• \$\begingroup\$ They have yet to be reprinted on the APG, because our current printing is from before ACG. So we won't see an APG with that paragraph until a new printing comes out. Regardless of who wrote the archetype, some developer must have reviewed it for errors, which means that this ability could be written as intended, so it doesn't change how the archetype works, unless we ask the authors about their intent. \$\endgroup\$ – ShadowKras Mar 6 '17 at 15:12
  • \$\begingroup\$ Anyway, there is at least one topic about people realising about this new clarification on the forums: paizo.com/threads/rzs2rr9w?Oh-look-archetype-clarifications#1 \$\endgroup\$ – ShadowKras Mar 6 '17 at 15:12
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An issue of timing: The original rules…

Pathfinder Player Companion: People of the North (Jan. 2013) presents the fighter archetype viking (24-5) and, so far as I can tell based on the list of references in People of the North's, at the time Ultimate Combat (Aug. 2011) contained the most recent rules for archetypes:

If an archetype replaces a class feature that is part of a series of improvements or additions to a base ability (such as a fighter’s weapon training or a ranger’s favored enemy), the next time the character would gain that ability, it counts as the lower-level ability that was replaced by the archetype. In effect, all abilities in that series are delayed until the next time the class improves that ability. (23)

(This information—identical but unsourced—is on d20PFSRD in the section on Class Archetypes on Archetype "Stacking.")

Given the differences in the archetype's class features' presentations and because the fighter archetype viking doesn't specify otherwise, it appears that viking archetype's extraordinary ability shield defense should, based on the rules available at the time, only delay the viking fighter's first iteration of the extraordinary ability armor training until level 7 (and the second iteration until level 11 and the third until level 15).

That is, contrast the extraordinary ability shield defense with the extraordinary ability berserker that seems to outright annihilate the fighter's weapon training at levels 5, 9, 13, and 17. (Presumably that's what's meant when the special ability berserker description says weapon training 1, 2, 3, and 4.)

...And the newer rules…

However, the Advanced Class Guide (Aug. 2014)—the earliest mention of the following rules I could find—, includes the above rules also includes the following:

If an archetype replaces a class feature that has a series of improvements, but it does not list one individual improvement, that class feature replaces the entire class feature and all of its improvements. For example, if a class feature says that it replaces trap sense without mentioning a specific bonus, it replaces all of trap sense. (74)

(This information—identical and sourced to the Advanced Class Guide—appears on d20PFSRD under the heading Hybrid Class on Selecting Archetypes for each class's archetypes, such as the shaman's archetypes.)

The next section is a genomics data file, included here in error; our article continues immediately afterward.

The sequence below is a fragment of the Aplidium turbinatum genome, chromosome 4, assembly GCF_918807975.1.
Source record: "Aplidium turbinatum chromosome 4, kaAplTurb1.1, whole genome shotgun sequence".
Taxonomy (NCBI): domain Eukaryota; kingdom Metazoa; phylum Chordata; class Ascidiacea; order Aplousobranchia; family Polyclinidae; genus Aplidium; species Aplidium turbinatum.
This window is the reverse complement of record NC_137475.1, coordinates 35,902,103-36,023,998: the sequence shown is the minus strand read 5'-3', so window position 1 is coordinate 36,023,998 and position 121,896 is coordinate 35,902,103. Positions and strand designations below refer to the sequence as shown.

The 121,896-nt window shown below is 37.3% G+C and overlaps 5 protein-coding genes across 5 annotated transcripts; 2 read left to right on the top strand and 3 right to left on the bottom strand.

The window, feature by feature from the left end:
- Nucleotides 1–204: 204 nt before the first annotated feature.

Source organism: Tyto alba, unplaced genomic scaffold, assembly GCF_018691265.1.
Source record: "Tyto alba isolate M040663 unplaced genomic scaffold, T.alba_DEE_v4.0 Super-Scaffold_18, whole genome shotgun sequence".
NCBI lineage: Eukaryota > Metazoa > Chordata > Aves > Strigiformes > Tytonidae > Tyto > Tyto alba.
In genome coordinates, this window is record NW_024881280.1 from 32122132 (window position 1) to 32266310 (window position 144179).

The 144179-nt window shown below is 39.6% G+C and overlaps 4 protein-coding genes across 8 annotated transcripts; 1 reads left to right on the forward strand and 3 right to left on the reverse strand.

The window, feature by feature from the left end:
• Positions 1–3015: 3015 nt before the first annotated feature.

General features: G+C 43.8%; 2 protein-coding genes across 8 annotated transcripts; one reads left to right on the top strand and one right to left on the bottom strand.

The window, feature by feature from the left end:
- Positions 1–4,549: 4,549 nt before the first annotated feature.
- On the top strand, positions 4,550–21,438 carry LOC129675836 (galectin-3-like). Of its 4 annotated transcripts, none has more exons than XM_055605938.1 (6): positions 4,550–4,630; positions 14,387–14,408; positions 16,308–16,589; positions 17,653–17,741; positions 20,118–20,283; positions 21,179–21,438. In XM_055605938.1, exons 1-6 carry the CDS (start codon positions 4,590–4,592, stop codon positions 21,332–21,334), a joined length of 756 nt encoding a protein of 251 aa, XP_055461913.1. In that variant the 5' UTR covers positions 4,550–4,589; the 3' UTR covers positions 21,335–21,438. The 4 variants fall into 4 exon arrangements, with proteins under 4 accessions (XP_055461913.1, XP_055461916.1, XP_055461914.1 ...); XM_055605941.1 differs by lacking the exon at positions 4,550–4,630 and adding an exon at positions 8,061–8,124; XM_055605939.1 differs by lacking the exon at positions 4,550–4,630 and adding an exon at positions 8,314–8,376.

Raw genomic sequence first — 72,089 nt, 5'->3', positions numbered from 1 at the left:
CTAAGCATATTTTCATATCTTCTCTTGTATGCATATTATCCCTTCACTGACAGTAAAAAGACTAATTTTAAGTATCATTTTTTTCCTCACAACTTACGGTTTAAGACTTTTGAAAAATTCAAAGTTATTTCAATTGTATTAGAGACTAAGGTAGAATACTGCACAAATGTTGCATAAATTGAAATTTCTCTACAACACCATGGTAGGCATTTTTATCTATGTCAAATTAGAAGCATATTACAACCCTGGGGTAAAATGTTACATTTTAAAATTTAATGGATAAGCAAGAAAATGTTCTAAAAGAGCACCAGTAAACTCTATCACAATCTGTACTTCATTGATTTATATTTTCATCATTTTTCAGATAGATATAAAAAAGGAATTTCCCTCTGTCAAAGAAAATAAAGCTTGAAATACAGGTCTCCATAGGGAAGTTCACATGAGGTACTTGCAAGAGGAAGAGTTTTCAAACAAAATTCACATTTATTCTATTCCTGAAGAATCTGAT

Thus, if the above rules are applied retroactively to the viking archetype's class features, the viking archetype's extraordinary ability shield defense indeed does completely replace the entirety of the fighter's extraordinary ability armor training (and, not inconsequentially, makes the note weapon training 1, 2, 3, and 4 on the viking's extraordinary ability berserker all the more superfluous).

"Why didn't Paizo issue errata for the viking archetype?"

Paizo policy is not to issue errata for its smaller works. All of the big, high-volume books are subject to errata when reprinted, but the littler books often never get reprinted, so there's no need to look at them again. Once such a smaller book's sold, the consumer's pretty much on his own. (This factoid's mentioned several times with a quick search of Paizo's site.) A list of texts with errata as of 2016—listing People of the North as having received none—is available here.

Note that the d20PFSRD's table of fighter Archetypes and Alternative Class Features applies these later rules retroactively, having the shield defense replace armor training throughout the viking fighter's career. But also note that the d20PFSRD's table is third-party rather than official material, compiled (and, in this case, interpreted) by folks reading the same material we are.

...And what this GM would do to resolve the issue

This GM would go with the more generous reading, granting the viking fighter the shield defense ability at level 3 and the armor training ability at levels 7, 11, and 15. The extraordinary ability armor training is a tiny bit of help when the fighter needs so much more, and it won't be until level 11 (when a wizard's been casting for 2 levels teleport) that the fighter can take instead advanced armor training. A strict GM that nonetheless allows the viking to have both shield defense and armor training might likewise eliminate the ability of the viking to take any advanced armor training (the Armor Master's Handbook being unavailable when the viking archetype was published), but this player would argue that being a fighter is already difficult, and opening up to the viking a few such special abilities aren't going to break the game.